Good riddance!


NBC News anchor Brian Williams will soon be out of work as a result of his exaggeration of his experiences as a correspondent in the early days of the U.S. war in Iraq — if not also other prevarications on his part.


The equation here is quite simple: The anchor and managing editor of America’s most popular network newscast must be as free of suspicion as Caesar’s wife. Williams fails that test. Consequently, he’s gone — or soon will be.


Mind you, this isn’t to say that a news anchor can’t express controversial opinions of his or her own. Walter Cronkite, for example, famously came out against the Vietnam War in February of 1968, which reportedly prompted President Lyndon Johnson to privately offer this reaction: “If I’ve lost Cronkite, I’ve lost Middle America.”


Williams would not face his current crisis if he had similarly questioned the wisdom of the Iraq war. But that’s not what he did. Rather, he changed his account of a situation in which a helicopter in which he was riding allegedly came under enemy fire. His first version of the story — the accurate account, it turns out — was that a chopper near the one in which he was riding was hit by a rocket-propelled grenade. He later changed the story to make it appear that his helicopter was the one hit by an RPG.


This is no minor matter. Williams clearly was embellishing his credentials as a fearless war correspondent.


And his veracity has been suspect in other matters as well. The accuracy of his coverage of Hurricane Katrina in New Orleans, for example,  has been called into question.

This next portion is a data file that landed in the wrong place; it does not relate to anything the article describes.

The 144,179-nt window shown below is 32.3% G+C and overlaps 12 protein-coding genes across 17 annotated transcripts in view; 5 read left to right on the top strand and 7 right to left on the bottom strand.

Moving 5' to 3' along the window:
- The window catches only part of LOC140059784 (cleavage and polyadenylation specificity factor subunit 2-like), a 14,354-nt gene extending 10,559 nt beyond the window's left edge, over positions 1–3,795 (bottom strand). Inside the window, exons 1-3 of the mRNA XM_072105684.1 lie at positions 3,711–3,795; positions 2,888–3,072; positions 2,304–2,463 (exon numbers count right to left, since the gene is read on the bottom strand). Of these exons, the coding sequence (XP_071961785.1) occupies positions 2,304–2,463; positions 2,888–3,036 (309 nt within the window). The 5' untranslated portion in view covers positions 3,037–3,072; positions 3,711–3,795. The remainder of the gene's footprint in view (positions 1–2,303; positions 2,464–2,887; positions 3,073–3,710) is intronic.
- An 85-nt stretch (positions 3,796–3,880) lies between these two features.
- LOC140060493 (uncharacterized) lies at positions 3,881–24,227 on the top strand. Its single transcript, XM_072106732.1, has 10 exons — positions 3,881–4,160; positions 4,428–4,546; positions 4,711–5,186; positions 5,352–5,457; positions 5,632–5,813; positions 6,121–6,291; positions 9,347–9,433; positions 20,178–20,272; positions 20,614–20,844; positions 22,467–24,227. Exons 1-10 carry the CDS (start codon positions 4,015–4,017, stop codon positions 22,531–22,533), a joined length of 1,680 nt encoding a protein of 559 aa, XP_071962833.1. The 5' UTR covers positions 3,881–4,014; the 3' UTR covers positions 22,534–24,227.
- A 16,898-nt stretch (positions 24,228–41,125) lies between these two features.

All in all, Williams’ credibility has taken a grievous hit. NBC will soon conclude that the situation is unacceptable, if it hasn’t already,

Good riddance!

NBC News anchor Brian Williams will soon be out of work as a result of his exaggeration of his experiences as a correspondent in the early days of the U.S. war in Iraq — if not also other prevarications on his part.

The equation here is quite simple: The anchor and managing editor of America’s most popular network newscast must be as free of suspicion as Caesar’s wife. Williams fails that test. Consequently, he’s gone — or soon will be.

Mind you, this isn’t to say that a news anchor can’t express controversial opinions of his or her own. Walter Cronkite, for example, famously came out against the Vietnam War in February of 1968, which reportedly prompted President Lyndon Johnson to privately offer this reaction: “If I’ve lost Cronkite, I’ve lost Middle America.”

Williams would not face his current crisis if he had similarly questioned the wisdom of the Iraq war. But that’s not what he did. Rather, he changed his account of a situation in which a helicopter in which he was riding allegedly came under enemy fire. His first version of the story — the accurate account, it turns out — was that a chopper near the one in which he was riding was hit by a rocket-propelled grenade. He later changed the story to make it appear that his helicopter was the one hit by an RPG.

This is no minor matter. Williams clearly was embellishing his credentials as a fearless war correspondent.

And his veracity has been suspect in other matters as well. The accuracy of his coverage of Hurricane Katrina in New Orleans, for example,  has been called into question.

All in all, Williams’ credibility has taken a grievous hit. NBC will soon conclude that the situation is unacceptable, if it hasn’t already,